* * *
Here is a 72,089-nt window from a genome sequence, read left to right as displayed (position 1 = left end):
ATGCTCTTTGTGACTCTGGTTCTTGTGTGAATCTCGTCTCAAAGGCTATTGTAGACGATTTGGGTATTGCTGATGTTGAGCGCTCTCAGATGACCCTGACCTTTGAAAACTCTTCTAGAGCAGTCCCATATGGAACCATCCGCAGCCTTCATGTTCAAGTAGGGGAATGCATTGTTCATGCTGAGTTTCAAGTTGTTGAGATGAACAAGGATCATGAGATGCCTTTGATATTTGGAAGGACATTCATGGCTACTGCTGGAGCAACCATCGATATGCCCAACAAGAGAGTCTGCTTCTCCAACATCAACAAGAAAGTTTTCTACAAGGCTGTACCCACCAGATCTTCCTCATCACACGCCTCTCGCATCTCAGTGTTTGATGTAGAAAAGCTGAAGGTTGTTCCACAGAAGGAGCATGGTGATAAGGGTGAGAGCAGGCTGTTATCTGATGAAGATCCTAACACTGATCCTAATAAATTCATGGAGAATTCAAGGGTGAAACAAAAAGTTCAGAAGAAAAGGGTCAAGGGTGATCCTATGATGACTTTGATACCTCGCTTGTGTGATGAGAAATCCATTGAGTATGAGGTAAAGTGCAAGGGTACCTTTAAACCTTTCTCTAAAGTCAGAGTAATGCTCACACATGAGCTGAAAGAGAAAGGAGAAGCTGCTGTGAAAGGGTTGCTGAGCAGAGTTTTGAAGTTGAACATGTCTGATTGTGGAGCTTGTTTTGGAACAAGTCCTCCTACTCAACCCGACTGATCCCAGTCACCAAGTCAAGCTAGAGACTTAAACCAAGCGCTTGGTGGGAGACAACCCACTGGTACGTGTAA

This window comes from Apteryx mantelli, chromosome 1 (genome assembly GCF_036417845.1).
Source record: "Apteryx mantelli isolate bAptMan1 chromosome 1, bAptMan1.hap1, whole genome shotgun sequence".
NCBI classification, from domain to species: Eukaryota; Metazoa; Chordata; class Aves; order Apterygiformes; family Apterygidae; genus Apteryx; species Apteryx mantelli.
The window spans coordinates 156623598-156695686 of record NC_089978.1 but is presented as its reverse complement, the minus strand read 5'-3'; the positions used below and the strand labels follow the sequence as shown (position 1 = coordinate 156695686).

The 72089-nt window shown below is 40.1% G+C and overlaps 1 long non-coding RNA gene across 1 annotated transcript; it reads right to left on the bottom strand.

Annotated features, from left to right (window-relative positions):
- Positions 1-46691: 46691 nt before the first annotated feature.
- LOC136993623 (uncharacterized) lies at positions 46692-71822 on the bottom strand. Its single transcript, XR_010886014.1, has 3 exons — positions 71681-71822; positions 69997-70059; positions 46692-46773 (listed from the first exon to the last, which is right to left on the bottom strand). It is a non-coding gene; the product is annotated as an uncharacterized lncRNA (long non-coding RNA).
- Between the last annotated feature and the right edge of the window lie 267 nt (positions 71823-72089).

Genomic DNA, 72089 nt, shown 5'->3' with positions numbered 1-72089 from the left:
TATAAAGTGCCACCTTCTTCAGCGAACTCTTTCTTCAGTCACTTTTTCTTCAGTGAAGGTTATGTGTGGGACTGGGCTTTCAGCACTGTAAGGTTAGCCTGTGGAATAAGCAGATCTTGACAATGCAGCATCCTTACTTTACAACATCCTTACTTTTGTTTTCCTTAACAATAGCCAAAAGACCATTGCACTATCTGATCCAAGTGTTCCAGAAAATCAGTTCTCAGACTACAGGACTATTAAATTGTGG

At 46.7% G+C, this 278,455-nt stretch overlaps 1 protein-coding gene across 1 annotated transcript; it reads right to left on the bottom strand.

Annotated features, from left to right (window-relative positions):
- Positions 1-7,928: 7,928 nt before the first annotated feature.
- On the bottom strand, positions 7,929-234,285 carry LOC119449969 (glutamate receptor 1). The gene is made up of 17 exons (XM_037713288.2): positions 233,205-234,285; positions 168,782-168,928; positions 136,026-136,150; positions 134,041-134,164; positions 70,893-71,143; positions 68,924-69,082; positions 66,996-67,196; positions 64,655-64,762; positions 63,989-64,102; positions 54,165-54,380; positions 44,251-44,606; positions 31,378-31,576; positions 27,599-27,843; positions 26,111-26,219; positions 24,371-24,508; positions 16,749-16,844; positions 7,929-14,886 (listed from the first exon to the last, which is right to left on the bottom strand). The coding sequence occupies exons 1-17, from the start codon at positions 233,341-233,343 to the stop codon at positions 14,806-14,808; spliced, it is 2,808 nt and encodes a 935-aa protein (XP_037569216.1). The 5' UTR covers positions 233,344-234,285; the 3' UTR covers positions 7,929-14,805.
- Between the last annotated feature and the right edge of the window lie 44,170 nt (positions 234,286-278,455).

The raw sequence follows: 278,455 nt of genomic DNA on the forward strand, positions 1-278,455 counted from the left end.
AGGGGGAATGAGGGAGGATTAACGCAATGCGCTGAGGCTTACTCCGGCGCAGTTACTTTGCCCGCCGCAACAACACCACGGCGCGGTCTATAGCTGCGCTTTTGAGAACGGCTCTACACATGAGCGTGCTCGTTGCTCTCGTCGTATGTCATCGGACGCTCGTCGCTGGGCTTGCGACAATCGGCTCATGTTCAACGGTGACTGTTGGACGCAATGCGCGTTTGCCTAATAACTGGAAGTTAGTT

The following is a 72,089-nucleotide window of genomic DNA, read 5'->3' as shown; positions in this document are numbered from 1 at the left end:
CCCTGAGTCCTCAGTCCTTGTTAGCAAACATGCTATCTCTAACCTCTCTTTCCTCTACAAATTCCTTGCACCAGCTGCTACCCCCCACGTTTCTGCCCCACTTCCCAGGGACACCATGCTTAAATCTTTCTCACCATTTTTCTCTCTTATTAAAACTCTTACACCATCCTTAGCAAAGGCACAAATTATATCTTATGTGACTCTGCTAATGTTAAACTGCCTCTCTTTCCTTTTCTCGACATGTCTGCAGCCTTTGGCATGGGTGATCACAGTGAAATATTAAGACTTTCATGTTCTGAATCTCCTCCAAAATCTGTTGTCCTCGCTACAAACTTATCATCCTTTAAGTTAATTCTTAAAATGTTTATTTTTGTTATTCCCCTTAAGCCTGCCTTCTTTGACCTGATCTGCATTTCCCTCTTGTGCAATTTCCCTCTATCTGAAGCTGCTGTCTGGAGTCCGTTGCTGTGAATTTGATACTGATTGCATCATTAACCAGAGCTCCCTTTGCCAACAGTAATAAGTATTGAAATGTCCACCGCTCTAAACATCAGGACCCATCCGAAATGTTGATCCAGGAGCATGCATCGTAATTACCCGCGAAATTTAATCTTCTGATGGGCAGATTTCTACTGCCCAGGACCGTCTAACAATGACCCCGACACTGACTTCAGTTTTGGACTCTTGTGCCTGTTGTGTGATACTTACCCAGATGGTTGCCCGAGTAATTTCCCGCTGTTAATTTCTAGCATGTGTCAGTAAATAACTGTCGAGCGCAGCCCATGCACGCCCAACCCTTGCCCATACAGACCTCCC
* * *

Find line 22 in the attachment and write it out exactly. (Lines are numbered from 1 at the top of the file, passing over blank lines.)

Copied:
CCCTGAGTCCTCAGTCCTTGTTAGCAAACATGCTATCTCTAACCTCTCTTTCCTCTACAAATTCCTTGCACCAGCTGCTACCCCCCACGTTTCTGCCCCACTTCCCAGGGACACCATGCTTAAATCTTTCTCACCATTTTTCTCTCTTATTAAAACTCTTACACCATCCTTAGCAAAGGCACAAATTATATCTTATGTGACTCTGCTAATGTTAAACTGCCTCTCTTTCCTTTTCTCGACATGTCTGCAGCCTTTGGCATGGGTGATCACAGTGAAATATTAAGACTTTCATGTTCTGAATCTCCTCCAAAATCTGTTGTCCTCGCTACAAACTTATCATCCTTTAAGTTAATTCTTAAAATGTTTATTTTTGTTATTCCCCTTAAGCCTGCCTTCTTTGACCTGATCTGCATTTCCCTCTTGTGCAATTTCCCTCTATCTGAAGCTGCTGTCTGGAGTCCGTTGCTGTGAATTTGATACTGATTGCATCATTAACCAGAGCTCCCTTTGCCAACAGTAATAAGTATTGAAATGTCCACCGCTCTAAACATCAGGACCCATCCGAAATGTTGATCCAGGAGCATGCATCGTAATTACCCGCGAAATTTAATCTTCTGATGGGCAGATTTCTACTGCCCAGGACCGTCTAACAATGACCCCGACACTGACTTCAGTTTTGGACTCTTGTGCCTGTTGTGTGATACTTACCCAGATGGTTGCCCGAGTAATTTCCCGCTGTTAATTTCTAGCATGTGTCAGTAAATAACTGTCGAGCGCAGCCCATGCACGCCCAACCCTTGCCCATACAGACCTCCC